??Even though this song is electronic sounding, Erin [Tate] played the [Roland] V-Drums kit live as well. Joe was adamant about getting the band feel even on this track. The arpeggio keys come from a [Korg] microKorg that was really hard to get synched with the track, but the result sounds very cool. We were all hanging out in the lounge and suddenly heard the bombastic acoustic drums through the wall and everyone got very excited to hear the result.?

We finished the recording before the lyrics were finished and Jake told me one of the lines he had come up with, "She is a wolf looking through my window," and we both took that idea and wrote separate songs and the results are combined in a mash-up of independently written ideas. The whole thing sounds like madness and ended up being one of my favorites.? ?

What are five pieces of gear or software you couldn’t live without??

Clavia Nord Lead 2X keyboard

M-Audio Axiom Pro MIDI controller keyboard

?Propellerhead Reason software

Apple Logic software

?Line 6 M13 Stompbox Modeler??

Personally, I use the Nord Lead 2X and Reason the most (they were what previous keyboardist Matt Bayles used, and I stuck with that system) and lately have been getting very into Logic and MainStage. All of that was run through a Line 6 M13 for delays and reverbs. I don't own these yet, but we got a hold of a Rhodes and Roland Juno-60 and String Machine, and those were really fun to use on the record.?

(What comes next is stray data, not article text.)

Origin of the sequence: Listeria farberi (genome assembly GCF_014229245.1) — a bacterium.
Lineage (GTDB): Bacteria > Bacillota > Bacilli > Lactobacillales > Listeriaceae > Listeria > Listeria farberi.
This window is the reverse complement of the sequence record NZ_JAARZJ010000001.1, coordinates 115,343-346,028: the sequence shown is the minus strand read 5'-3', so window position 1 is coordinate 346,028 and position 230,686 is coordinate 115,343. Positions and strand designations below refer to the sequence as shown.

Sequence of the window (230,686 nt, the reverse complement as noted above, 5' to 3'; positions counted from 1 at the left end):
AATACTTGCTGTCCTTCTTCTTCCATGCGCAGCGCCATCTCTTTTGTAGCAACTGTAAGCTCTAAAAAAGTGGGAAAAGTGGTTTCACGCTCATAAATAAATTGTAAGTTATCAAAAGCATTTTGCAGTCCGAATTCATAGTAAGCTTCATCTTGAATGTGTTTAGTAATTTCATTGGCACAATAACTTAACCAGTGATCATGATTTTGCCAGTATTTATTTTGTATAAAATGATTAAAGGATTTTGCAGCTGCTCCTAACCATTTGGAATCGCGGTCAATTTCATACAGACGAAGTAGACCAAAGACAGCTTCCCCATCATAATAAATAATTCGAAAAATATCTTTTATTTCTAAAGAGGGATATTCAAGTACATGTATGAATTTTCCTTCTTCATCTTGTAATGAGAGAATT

?There are some interesting guitar tones on the album, such as the solo on “Summer Angel.” How did you record that one??

The solo was done live during tracking using the two-amp technique (Mesa and Verellen) with the Cry Baby and a line boost from the Z.Vex Box of Rock pedal. For the choruses of that song, Dave flips back and forth between the amps to give a tremolo effect.? ?

What’s your signal chain for vocals, and how do you record and treat leads versus background vocals??

We had a lot of setups for vocals, both in the studio and at home for some backups. In the studio, we used a combination of mics: UM 57, Blue Kiwi, and this other mic that Jake and I can't remember, quite a bit. Definitely processed them with EQ and compression on the way into the Pro Tools|HD. He used the Pultec EQs on the vocal while mixing.??

For some of the backup vocals (and a couple leads), we had some home sessions on our own using a couple LE rigs. At Jake's house we used the [Neumann Gefell] UM 57 through a Neve 1272 and the Manley ELOP limiter through an Apogee Mini-Me. At my place, I did a few vocals in my bedroom using an SM58 and a [Universal Audio] LA-610. Some of the backing and lead vocals for "The Thief," "Animal Backwards" and "Hold Me Down" were done this way. At the time I was thinking I was doing scratch vocals, and they ended up on the record! I was horrified at first but I've grown to love them.?


Do you consider mixing more of a performance/real-time activity, something to be done mainly through programming automation moves, or both??

A lot of the mixing and effect ideas were done during tracking. Joe brought an onslaught of gear for the initial tracking sessions and we got very far into the sounds from the very start. Mixing, I was at first surprised to find out, was a somewhat less intense. We used the SSL with automation at Electrokitty Studios (we also did some of the final vocals and overdubs there) to mix and mixed to half-inch and mastered from those tapes.

[Photo credit: David Belisl]